Dr. William Dement created Sleep and Dreams in 1971, the world's first university course devoted to the science of sleep. Upon his retirement he selected Dr. Rafael Pelayo to be his successor, but he continued to participate in class until his passing in the summer of 2020. To honor his legacy in perpetuity, Dr.Pelayo renamed the course 'Dement's Sleep Dreams' as he had promised him he would. The goal is to retain the original spirit of the course as the content is continuously updated to reflect current state of sleep science. The course is designed to impart essential knowledge of the neuroscience of sleep and covers how sleep affects our daily lives. The course covers normal sleep and dreams, as well as common sleep disorders. Course content empowers students to make educated decisions concerning sleep and alertness for the rest of their lives and shapes students' attitudes about the importance of sleep. Students will keep track of their sleep patterns during the course. They will also participate in an outreach project to help improve awareness of the importance of sleep heath in our community. Undergraduates must enroll in PSYC 135, while graduate students should enroll in PSYC 235.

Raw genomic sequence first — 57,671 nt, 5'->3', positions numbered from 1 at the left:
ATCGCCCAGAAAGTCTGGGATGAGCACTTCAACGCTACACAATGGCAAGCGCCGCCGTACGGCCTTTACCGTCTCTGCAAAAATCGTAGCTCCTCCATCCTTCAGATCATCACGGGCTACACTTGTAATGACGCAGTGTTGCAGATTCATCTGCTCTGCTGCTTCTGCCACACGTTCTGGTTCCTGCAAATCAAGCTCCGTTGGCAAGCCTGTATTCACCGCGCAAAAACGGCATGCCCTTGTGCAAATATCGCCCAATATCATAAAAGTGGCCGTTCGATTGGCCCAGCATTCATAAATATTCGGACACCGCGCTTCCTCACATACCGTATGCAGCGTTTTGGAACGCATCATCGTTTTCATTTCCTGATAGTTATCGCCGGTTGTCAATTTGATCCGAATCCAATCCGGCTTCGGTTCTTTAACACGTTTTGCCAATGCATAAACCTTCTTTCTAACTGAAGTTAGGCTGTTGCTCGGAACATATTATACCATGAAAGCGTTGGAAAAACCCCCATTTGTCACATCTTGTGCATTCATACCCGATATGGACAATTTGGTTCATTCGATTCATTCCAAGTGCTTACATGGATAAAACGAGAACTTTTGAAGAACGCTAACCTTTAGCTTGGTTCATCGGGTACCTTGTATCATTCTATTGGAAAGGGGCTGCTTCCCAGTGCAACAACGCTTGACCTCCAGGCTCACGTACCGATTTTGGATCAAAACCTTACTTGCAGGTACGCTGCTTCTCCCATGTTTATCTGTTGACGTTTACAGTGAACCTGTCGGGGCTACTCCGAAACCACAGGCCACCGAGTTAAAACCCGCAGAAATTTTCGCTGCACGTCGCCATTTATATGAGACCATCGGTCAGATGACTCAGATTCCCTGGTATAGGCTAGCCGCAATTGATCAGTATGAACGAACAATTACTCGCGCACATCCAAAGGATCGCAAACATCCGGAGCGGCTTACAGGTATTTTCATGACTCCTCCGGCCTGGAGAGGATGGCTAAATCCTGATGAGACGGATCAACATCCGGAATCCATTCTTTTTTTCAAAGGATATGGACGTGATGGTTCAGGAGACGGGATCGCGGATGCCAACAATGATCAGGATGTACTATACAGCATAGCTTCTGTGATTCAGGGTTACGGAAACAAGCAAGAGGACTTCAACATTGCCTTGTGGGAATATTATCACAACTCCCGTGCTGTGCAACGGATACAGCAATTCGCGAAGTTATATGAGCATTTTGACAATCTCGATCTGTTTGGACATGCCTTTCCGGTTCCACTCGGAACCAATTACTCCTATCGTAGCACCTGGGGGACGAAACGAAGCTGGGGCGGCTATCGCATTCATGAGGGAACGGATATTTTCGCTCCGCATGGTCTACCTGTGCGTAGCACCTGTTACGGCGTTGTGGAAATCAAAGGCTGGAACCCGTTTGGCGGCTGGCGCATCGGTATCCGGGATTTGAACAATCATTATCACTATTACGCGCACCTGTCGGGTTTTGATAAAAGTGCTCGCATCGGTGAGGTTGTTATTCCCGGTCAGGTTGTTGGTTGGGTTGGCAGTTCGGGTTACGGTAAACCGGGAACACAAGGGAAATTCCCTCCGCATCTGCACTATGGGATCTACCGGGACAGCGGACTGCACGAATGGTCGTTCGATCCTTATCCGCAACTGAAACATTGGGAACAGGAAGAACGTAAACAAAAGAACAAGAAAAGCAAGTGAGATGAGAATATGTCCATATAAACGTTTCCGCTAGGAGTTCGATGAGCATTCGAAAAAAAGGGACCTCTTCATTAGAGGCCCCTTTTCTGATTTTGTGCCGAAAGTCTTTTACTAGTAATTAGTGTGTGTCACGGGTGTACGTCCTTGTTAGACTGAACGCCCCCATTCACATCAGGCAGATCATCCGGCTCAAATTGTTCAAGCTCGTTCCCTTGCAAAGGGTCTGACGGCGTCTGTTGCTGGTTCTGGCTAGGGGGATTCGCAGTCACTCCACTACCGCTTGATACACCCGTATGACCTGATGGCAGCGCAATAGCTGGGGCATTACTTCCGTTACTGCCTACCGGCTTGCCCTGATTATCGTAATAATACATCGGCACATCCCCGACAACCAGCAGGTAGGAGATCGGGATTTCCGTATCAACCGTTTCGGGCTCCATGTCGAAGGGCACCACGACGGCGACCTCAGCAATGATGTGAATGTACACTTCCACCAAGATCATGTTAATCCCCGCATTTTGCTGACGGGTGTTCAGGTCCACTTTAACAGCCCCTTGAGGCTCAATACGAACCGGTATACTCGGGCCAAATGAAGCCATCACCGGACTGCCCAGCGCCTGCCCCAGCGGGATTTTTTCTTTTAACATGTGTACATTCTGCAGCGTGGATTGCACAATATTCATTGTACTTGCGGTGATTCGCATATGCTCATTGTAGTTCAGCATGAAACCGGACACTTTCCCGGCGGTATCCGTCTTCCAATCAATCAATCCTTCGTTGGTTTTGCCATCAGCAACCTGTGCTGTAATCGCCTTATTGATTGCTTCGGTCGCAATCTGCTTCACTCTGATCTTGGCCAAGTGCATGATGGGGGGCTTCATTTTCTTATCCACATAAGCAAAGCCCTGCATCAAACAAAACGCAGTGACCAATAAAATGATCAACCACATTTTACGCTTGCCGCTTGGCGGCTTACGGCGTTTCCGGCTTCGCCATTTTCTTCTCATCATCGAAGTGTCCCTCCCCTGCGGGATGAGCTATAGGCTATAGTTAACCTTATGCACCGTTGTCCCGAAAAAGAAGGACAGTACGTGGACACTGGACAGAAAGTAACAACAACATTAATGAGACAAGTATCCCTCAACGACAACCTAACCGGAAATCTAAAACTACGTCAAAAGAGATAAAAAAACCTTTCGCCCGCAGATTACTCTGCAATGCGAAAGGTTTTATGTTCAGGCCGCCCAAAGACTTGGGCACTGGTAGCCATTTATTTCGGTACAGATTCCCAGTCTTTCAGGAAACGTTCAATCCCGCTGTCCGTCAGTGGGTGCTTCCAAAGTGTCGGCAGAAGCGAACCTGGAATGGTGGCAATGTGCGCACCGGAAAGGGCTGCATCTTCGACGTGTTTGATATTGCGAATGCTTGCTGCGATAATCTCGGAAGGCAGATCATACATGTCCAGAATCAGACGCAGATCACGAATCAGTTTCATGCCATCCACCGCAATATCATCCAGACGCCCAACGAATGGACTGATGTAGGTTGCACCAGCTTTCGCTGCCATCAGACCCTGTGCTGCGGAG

Terms: Win, Spr | Units: 3 | UG Reqs: WAY-SMA, GER: DB-NatSci